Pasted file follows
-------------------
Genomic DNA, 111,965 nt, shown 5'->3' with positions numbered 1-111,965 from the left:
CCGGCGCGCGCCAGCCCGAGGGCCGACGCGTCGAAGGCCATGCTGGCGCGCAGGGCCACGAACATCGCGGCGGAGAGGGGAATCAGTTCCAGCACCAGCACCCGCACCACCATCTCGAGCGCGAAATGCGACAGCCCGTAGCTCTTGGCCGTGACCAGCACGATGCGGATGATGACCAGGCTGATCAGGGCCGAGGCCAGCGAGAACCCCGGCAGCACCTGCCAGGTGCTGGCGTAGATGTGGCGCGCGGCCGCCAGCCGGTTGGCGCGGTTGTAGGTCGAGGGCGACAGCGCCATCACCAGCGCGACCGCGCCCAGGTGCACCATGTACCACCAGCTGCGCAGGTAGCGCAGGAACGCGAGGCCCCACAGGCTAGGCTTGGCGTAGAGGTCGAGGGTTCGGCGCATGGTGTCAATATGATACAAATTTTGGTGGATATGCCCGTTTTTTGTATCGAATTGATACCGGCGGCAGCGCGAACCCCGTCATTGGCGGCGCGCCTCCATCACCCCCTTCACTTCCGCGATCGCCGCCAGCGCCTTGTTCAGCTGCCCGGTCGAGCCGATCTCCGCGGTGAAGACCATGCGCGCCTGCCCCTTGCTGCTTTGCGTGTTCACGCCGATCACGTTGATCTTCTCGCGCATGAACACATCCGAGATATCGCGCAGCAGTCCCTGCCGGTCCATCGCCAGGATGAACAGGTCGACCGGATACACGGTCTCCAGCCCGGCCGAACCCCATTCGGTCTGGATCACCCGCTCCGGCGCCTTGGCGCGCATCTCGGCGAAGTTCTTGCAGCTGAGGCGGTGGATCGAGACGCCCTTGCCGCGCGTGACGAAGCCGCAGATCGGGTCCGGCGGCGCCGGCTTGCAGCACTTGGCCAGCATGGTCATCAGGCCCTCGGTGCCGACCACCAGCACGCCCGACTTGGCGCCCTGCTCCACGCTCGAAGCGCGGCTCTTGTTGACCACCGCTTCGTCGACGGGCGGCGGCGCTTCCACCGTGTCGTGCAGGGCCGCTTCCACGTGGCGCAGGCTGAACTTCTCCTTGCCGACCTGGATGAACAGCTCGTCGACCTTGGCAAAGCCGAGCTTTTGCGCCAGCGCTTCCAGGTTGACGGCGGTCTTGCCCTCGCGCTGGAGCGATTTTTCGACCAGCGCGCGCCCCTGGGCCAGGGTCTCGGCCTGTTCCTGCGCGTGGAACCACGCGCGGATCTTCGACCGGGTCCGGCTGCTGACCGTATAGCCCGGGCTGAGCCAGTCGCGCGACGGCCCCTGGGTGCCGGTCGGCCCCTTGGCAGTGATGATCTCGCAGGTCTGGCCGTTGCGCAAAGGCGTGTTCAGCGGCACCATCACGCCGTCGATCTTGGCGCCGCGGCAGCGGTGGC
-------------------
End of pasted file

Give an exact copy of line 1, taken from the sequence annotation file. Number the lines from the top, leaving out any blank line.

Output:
Genomic DNA, 111,965 nt, shown 5'->3' with positions numbered 1-111,965 from the left: